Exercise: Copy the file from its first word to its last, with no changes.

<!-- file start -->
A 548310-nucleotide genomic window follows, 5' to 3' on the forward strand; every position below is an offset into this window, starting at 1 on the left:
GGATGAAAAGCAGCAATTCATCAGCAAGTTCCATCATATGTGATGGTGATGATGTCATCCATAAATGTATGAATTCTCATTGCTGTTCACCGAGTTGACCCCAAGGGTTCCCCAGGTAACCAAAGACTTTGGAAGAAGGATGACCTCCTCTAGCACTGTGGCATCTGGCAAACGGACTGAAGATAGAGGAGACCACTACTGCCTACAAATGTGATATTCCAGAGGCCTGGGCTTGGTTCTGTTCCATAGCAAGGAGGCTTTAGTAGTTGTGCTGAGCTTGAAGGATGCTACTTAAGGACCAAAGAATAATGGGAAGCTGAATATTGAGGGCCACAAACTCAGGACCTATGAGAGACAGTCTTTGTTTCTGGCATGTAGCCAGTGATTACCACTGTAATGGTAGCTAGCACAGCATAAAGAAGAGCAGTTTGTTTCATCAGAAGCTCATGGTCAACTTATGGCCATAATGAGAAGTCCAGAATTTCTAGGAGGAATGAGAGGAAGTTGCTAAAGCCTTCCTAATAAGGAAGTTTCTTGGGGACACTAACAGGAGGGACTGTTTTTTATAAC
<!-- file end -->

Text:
A 548310-nucleotide genomic window follows, 5' to 3' on the forward strand; every position below is an offset into this window, starting at 1 on the left:
GGATGAAAAGCAGCAATTCATCAGCAAGTTCCATCATATGTGATGGTGATGATGTCATCCATAAATGTATGAATTCTCATTGCTGTTCACCGAGTTGACCCCAAGGGTTCCCCAGGTAACCAAAGACTTTGGAAGAAGGATGACCTCCTCTAGCACTGTGGCATCTGGCAAACGGACTGAAGATAGAGGAGACCACTACTGCCTACAAATGTGATATTCCAGAGGCCTGGGCTTGGTTCTGTTCCATAGCAAGGAGGCTTTAGTAGTTGTGCTGAGCTTGAAGGATGCTACTTAAGGACCAAAGAATAATGGGAAGCTGAATATTGAGGGCCACAAACTCAGGACCTATGAGAGACAGTCTTTGTTTCTGGCATGTAGCCAGTGATTACCACTGTAATGGTAGCTAGCACAGCATAAAGAAGAGCAGTTTGTTTCATCAGAAGCTCATGGTCAACTTATGGCCATAATGAGAAGTCCAGAATTTCTAGGAGGAATGAGAGGAAGTTGCTAAAGCCTTCCTAATAAGGAAGTTTCTTGGGGACACTAACAGGAGGGACTGTTTTTTATAAC